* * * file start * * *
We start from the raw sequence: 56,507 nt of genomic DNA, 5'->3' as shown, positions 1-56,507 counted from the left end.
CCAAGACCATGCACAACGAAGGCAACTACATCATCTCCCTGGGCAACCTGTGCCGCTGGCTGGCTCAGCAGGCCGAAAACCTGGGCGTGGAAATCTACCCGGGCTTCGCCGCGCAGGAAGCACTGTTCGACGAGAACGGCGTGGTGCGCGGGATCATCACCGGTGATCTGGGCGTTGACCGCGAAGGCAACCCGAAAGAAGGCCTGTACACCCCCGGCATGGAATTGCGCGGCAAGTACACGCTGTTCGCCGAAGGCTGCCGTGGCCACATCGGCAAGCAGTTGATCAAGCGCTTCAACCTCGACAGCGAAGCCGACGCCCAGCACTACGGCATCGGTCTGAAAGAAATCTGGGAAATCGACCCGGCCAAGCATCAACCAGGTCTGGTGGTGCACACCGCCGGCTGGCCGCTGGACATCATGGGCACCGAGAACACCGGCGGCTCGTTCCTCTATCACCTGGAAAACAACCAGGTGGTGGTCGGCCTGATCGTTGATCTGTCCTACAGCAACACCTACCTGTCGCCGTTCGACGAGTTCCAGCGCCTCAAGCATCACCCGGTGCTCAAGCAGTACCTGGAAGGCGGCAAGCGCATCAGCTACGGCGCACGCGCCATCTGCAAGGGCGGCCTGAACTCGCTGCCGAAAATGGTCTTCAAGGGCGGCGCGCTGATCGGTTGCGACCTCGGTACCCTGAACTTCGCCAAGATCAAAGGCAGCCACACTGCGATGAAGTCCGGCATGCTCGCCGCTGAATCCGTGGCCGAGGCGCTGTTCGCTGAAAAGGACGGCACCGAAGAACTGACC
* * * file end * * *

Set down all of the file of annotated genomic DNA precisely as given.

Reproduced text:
We start from the raw sequence: 56,507 nt of genomic DNA, 5'->3' as shown, positions 1-56,507 counted from the left end.
CCAAGACCATGCACAACGAAGGCAACTACATCATCTCCCTGGGCAACCTGTGCCGCTGGCTGGCTCAGCAGGCCGAAAACCTGGGCGTGGAAATCTACCCGGGCTTCGCCGCGCAGGAAGCACTGTTCGACGAGAACGGCGTGGTGCGCGGGATCATCACCGGTGATCTGGGCGTTGACCGCGAAGGCAACCCGAAAGAAGGCCTGTACACCCCCGGCATGGAATTGCGCGGCAAGTACACGCTGTTCGCCGAAGGCTGCCGTGGCCACATCGGCAAGCAGTTGATCAAGCGCTTCAACCTCGACAGCGAAGCCGACGCCCAGCACTACGGCATCGGTCTGAAAGAAATCTGGGAAATCGACCCGGCCAAGCATCAACCAGGTCTGGTGGTGCACACCGCCGGCTGGCCGCTGGACATCATGGGCACCGAGAACACCGGCGGCTCGTTCCTCTATCACCTGGAAAACAACCAGGTGGTGGTCGGCCTGATCGTTGATCTGTCCTACAGCAACACCTACCTGTCGCCGTTCGACGAGTTCCAGCGCCTCAAGCATCACCCGGTGCTCAAGCAGTACCTGGAAGGCGGCAAGCGCATCAGCTACGGCGCACGCGCCATCTGCAAGGGCGGCCTGAACTCGCTGCCGAAAATGGTCTTCAAGGGCGGCGCGCTGATCGGTTGCGACCTCGGTACCCTGAACTTCGCCAAGATCAAAGGCAGCCACACTGCGATGAAGTCCGGCATGCTCGCCGCTGAATCCGTGGCCGAGGCGCTGTTCGCTGAAAAGGACGGCACCGAAGAACTGACC